Last week I went up to Arkansas for a few days of hiking to prepare for the summer in Alaska. Mistake #1. Numbers 2-10 were as follows: Going alone, forgetting a sleeping bag, forgetting food, forgetting something for blisters, not looking at the map until lost, not wearing any bug repellent, hiking in thorns, swimming with spiders, sleeping with raccoons, and oh yes, going alone.
But I didn’t notice any of that as the first 4-5 miles were sensational. In fact, the next couple miles were even better, until I realized that the trail ended 20 miles early. I still have no idea where I was at that moment. So, I retraced my steps back to where the trail split, and then had a 30 minute conversation with myself about what to do. Bad map? No, it was great! I, on the other hand, was a poor map reader. 3 times I proved my illiteracy, causing much backtracking. Eventually, I became so confused that I finally decided to keep walking down the trail that was going west. As I walked toward the setting sun, I found a place to lay the all my mishaps to rest.
During the night, I realized that 50 degrees really is cold, and mosquitos really can bite you through a blanket. Throughout the night I kept hearing strange sounds, and the ones I had never heard before sent a streak of fear through me. The biggest scare was the rustling that kept coming closer to my ‘shelter’. Eventually I heard movements about 5 feet directly behind my head. Scared mindless, I tried to find the flashlight, hoping not to see something larger than me. As I powered the light, an armidillo appeared, and I released of a huge sigh of relief.
The next morning I traveled down the same dirt road with no real hope of finding the trail. But less than 10 minutes into the day, the road crossed a stream, and I suddenly realized where I was on the map. After so much confusion the day before, it was hard to be confident of anything, but within an hour my hunches proved correct upon seeing this sign:
Sadly, I missed the 3 most scenic parts of the whole hike, but thankfully I did not have to call it quits 6 miles from the car. As the day went along I noticed that my feet were sending me signals, namely, to stop walking. Crossing so many streams the day before left my feet quite soft and in perfect condition for blisters. Conveniently, the last 6 or so miles were the flattest part of the trail (remember dirt roads aren’t trails). Upon seeing a picnic area (and later waterfalls), I decided to stop for the day. My first order of business was to jump in the river. Ohhh, how a water bath will change the whole psycology of the trip. It’s strange how a spider the size of your hand will change that same psycology. Any spider that big, poisonous or not, makes me rather uncomfortable, and so I took to the high ground near the waterfall.
All that rushing water made me sleepy, but it was only like 6:30, and it wouldn’t be dark enough to sleep until at least 9. Do you have any idea how slow time goes when it’s just you for a couple days? What else was there to think about, talk about, write about, or read about?? Well, the time did pass as I passed out, but only temporarily. Around midnight I woke up for the third time. Maybe it was the cold air, maybe the hard ground, or maybe it was the strange noises coming 5 feet away. I’m guessing the latter, but who knows. Either way, the animal sounds got most of my attention as I reached for my headlamp. As I said, “Let there be light”, a raccoon appeared. A snarling contest ensued, which I thought I had won until I noticed the raccoon had already stolen my shoe before I awoke!! Thankfully the taste of Chaco isn’t very appetizing, as my annoying friend deposited the sandal 10 feet away from my bed. But ohhhhh the one-legged jig I danced to go those 10 feet must have been hilarious. The raccoon certainly loved it because it came back for an encore an hour later. This time it woke me by trying to steal my backpack/pillow, but I had a song for him to sing. Unfortunately, that bashful raccoon came down with stage fright when I put my spotlight on him, leaving me with nothing to do but sleep. Well, that was until he started the whole game again and again.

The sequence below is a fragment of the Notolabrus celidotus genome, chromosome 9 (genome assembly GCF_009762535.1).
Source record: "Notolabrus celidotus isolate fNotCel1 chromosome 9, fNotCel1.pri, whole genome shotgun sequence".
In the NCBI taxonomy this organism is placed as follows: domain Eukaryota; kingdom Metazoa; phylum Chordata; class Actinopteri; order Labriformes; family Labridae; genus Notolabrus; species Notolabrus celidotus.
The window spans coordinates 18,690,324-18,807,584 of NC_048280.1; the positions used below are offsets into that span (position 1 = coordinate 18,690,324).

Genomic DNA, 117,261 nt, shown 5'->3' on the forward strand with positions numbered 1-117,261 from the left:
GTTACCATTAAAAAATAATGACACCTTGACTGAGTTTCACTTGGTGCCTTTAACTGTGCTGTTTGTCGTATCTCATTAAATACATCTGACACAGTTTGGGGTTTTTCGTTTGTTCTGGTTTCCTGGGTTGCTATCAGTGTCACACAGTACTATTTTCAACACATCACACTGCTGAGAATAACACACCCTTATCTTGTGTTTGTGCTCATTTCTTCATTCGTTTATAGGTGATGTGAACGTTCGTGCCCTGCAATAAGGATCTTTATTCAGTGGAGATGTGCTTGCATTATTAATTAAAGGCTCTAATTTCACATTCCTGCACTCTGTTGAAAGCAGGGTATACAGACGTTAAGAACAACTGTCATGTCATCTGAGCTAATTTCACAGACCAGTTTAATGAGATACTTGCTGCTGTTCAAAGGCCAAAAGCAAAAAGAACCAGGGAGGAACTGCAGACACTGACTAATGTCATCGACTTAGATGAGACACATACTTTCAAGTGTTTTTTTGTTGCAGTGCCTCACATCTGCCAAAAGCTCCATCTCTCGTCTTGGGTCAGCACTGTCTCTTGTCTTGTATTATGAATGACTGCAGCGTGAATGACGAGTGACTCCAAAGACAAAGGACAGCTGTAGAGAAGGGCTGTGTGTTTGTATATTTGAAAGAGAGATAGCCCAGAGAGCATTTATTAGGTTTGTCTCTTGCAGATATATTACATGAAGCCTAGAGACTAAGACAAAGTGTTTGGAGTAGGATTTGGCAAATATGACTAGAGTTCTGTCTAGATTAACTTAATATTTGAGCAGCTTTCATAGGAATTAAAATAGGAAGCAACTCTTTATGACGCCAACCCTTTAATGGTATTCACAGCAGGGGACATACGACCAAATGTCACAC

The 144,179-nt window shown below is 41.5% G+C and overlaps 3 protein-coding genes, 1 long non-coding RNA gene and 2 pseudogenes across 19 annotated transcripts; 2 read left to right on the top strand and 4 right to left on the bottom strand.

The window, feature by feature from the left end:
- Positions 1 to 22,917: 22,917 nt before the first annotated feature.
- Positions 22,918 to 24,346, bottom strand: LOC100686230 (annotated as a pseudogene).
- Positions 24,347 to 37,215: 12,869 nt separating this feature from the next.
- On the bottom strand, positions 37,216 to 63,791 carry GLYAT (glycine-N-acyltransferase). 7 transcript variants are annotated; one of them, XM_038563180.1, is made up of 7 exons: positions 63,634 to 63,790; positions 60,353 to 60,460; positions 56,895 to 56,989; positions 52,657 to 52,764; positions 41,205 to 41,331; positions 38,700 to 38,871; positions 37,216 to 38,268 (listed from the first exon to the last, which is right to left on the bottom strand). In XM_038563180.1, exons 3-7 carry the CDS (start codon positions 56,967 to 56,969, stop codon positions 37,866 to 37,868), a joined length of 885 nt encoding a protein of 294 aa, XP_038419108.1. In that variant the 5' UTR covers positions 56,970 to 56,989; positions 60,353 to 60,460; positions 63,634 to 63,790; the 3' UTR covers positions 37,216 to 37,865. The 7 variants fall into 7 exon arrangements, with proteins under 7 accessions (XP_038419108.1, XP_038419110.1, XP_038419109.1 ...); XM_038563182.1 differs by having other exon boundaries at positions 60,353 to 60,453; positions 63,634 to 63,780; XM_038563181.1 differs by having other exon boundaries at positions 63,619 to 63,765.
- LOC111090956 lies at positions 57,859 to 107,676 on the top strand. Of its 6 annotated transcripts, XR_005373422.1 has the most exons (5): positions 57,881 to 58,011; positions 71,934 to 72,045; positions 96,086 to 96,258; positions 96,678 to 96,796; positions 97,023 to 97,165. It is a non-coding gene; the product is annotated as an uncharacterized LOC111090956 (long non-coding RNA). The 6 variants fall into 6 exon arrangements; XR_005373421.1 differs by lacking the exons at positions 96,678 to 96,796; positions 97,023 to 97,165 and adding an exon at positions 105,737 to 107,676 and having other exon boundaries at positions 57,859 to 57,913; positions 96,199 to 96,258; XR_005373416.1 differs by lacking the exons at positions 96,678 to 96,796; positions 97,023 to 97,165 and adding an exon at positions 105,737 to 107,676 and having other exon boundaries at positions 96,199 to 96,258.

When the morning put an end to our game, I still had two pinkie toes wanting nothing to with the 6 miles back to the car:
I thought about what to do as I ate my instant oatmeal raw (perhaps one of the finest breakfasts…serioulsy, Quaker Maple & Brown Sugar oatmeal without the water is delicious). But then it hit me, why not use the oatmeal wrapper!! Not only semi-nutrious and delicious, but a friction reducer! What a miracle cure it was, too. Surprisingly, the wrapper stayed on both feet until I had to cross 2 streams less than a mile before the car. And when I saw the car… well, it was wonderful. I crawled into the driver’s seat, pulled out my change of clothes, and traded in all the simplicities of the outdoors to indulge in running water, flushing toilets, and climate/bug control bathroom located at the RV camping area. All in all, it wasn’t the best trip, but I learned something valuable. NEVER EVER HIKE ALONE!